Chet this post was tremendously helpful and what I was looking for; thank you so much. I found a local credit union that says on their main page they will give construction loans based on on the future value of the completed project. I e-mailed them and will have to wait and see if that is still true. I didn't think of just bringing it to the architect and/or builder and letting them make some things happen. When I have my preliminary meeting with the architectural firm I will bring this up.

It sounds like I will have better luck with local credit unions. This might especially be true because local banks would know firsthand the economic viability of this particular neighborhood which has always been and will continue to be in high demand, whereas a national bank might just write off everything as risky.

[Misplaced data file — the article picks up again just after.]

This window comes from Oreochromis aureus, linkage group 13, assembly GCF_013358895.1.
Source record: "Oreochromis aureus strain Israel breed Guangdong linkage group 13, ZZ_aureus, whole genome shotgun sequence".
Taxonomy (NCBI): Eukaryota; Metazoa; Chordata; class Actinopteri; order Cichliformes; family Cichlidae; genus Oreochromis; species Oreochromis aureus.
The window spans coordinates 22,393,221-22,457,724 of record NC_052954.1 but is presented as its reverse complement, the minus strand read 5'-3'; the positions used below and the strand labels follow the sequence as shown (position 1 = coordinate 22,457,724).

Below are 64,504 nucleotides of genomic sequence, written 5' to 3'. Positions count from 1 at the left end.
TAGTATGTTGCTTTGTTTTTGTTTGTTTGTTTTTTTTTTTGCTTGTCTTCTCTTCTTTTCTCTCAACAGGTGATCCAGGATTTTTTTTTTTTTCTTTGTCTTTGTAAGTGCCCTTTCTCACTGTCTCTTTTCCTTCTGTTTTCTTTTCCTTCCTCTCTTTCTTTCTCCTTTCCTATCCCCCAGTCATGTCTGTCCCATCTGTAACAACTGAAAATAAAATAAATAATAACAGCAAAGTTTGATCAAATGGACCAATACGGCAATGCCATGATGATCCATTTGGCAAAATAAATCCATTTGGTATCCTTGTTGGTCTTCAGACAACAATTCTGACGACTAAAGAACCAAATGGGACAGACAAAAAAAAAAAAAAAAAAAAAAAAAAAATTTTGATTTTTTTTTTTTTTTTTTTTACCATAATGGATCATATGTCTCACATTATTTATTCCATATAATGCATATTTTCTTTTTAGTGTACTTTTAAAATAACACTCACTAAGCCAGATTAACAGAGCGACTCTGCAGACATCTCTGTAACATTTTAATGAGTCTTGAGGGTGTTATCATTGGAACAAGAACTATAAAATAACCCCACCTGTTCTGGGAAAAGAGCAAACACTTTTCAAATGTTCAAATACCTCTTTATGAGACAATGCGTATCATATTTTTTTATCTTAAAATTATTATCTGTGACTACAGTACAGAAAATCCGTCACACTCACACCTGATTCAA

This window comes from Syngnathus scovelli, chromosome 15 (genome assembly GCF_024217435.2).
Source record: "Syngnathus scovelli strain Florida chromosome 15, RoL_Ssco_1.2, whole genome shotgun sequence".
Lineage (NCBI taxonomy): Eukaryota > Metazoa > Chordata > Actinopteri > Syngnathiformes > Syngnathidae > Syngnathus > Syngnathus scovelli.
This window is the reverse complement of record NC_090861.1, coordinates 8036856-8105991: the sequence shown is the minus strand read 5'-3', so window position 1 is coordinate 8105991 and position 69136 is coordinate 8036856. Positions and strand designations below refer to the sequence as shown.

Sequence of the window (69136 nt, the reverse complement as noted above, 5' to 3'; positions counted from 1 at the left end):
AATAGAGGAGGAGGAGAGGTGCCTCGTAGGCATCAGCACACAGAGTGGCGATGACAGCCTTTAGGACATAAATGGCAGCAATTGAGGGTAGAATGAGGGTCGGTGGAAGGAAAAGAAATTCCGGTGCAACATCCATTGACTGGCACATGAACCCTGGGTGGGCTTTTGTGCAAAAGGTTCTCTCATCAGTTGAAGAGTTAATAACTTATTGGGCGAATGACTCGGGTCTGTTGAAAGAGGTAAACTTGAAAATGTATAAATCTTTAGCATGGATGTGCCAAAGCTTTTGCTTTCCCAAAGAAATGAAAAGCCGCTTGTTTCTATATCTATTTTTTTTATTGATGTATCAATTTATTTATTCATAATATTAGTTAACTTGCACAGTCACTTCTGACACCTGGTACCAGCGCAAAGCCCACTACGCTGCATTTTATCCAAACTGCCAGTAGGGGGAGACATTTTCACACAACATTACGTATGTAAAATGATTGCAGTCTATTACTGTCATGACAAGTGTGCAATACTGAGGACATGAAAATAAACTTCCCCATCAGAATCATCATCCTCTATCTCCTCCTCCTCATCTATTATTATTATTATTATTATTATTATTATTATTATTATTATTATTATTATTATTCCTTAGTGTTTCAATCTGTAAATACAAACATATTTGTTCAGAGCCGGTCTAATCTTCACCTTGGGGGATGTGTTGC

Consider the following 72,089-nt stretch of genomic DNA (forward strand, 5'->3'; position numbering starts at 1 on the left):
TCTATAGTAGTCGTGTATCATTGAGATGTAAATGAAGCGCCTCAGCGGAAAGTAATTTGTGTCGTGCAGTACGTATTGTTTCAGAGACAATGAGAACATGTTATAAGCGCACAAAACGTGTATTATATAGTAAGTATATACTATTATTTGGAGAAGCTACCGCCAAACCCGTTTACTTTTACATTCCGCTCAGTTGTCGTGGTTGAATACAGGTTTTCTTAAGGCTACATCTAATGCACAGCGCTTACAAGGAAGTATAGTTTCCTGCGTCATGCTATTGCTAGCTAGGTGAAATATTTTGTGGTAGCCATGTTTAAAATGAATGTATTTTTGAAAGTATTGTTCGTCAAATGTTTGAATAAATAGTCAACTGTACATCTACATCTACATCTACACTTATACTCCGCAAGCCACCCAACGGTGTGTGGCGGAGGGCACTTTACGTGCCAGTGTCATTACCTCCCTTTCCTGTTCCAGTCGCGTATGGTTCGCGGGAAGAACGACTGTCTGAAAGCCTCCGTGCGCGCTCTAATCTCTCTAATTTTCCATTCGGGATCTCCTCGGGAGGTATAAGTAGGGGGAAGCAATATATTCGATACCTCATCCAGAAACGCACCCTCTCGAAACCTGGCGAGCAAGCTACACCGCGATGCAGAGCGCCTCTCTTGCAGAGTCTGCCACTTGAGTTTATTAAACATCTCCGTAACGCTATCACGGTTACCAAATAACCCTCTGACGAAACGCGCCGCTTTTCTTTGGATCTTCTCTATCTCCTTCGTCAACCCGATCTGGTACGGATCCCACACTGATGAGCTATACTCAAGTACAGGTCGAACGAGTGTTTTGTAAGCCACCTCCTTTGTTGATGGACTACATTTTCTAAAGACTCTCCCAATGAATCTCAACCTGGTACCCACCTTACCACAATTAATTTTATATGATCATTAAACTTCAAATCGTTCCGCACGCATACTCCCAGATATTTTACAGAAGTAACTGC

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Old 06-28-2011, 04:15 PM
 
28,455 posts, read 84,971,395 times
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Default Glad to help!

Over the years there have been a number of folks that I helped to buy older homes and there are about half a dozen very professionally run renovation firms that specialize in this sort of thing in the suburbs of Chicago.

I imagine there similar arrangements in Austin. Some of the firms have a dedicated "finance liaison" that will help to get the right information to the lender to get the project moving.

The potential downside is that with the renovation firm having a finite amount for you to spend certain items are going to be "outside of the budget" or maybe you have to re-think the scale of the project, but overall having the renovation firm and the lender on the same page minimizes headaches...

Good Luck!

Quote:
Originally Posted by buffettjr View Post